Over the past five years, astronomy has been revolutionised as scientists have used ripples in the fabric of spacetime, called gravitational waves, to reveal the secrets of the previously hidden world of black holes. Gravitational waves are created when two black holes merge in a cataclysmic release of energy, but until now, there were few clues as to how and why black holes merge.
Today, researchers from the LIGO and Virgo Collaborations announced a series of discoveries providing some of the first hints as to the origin of black hole mergers. Researchers from Monash University––members of the ARC Centre of Excellence for Gravitational Wave Discovery (OzGrav)––helped lead the effort.
“We are announcing the discovery of 44 confirmed black hole mergers, which is a more than a four-fold increase in the number of previously known gravitational-wave signals,” explains Monash University School of Physics and Astronomy PhD student, Shanika Galaudage, who helped write one of the new LIGO papers.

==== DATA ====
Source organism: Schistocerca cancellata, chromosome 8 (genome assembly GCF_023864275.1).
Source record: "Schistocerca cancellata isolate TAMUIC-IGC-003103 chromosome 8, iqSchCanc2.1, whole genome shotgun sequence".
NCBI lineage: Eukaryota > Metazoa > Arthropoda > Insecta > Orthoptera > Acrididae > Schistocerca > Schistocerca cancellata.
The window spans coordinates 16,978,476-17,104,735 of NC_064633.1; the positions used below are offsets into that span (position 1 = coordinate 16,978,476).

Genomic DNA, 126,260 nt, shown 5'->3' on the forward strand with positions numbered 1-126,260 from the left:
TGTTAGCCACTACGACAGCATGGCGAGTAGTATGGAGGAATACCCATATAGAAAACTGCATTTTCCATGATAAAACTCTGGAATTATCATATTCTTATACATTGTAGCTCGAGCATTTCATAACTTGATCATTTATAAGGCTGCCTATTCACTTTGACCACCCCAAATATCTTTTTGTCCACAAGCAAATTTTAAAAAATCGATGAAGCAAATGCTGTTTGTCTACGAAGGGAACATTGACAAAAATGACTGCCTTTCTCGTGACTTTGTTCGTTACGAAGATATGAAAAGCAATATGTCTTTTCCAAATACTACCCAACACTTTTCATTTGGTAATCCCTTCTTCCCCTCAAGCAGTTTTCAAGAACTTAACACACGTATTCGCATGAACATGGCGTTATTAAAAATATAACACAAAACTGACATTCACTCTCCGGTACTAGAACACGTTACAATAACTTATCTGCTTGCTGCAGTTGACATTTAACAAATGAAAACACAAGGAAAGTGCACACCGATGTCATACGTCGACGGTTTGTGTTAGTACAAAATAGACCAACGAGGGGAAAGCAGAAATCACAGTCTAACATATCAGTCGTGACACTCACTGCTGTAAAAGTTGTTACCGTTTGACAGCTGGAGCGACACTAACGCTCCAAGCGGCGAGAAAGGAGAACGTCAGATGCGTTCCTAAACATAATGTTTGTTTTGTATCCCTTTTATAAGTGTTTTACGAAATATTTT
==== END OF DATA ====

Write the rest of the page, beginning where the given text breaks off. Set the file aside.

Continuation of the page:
“With so many black holes to study, we can start to answer deep questions about how these systems came to merge," Ms Galaudage says.
A key clue comes from the fact that black holes spin. The orientation of the black hole spins affects the gravitational-wave signal.
Study author Dr Colm Talbot, also from the School of Physics and Astronomy, says “There are two theories for how two black holes can get together. Sometimes, pairs of stars called binaries make pairs of black holes that merge, creating ripples in spacetime called gravitational waves. Alternatively, two black holes can stumble into each other.”
The verdict? “It seems there are multiple ways for two black holes to get together,” says OzGrav Chief Investigator Professor Eric Thrane from Monash University.
“Some binary black holes are born from pairs of stars. Others wander the cosmos before finding a partner to merge with. Either way, a tremendous amount of energy is released in gravitational waves.”
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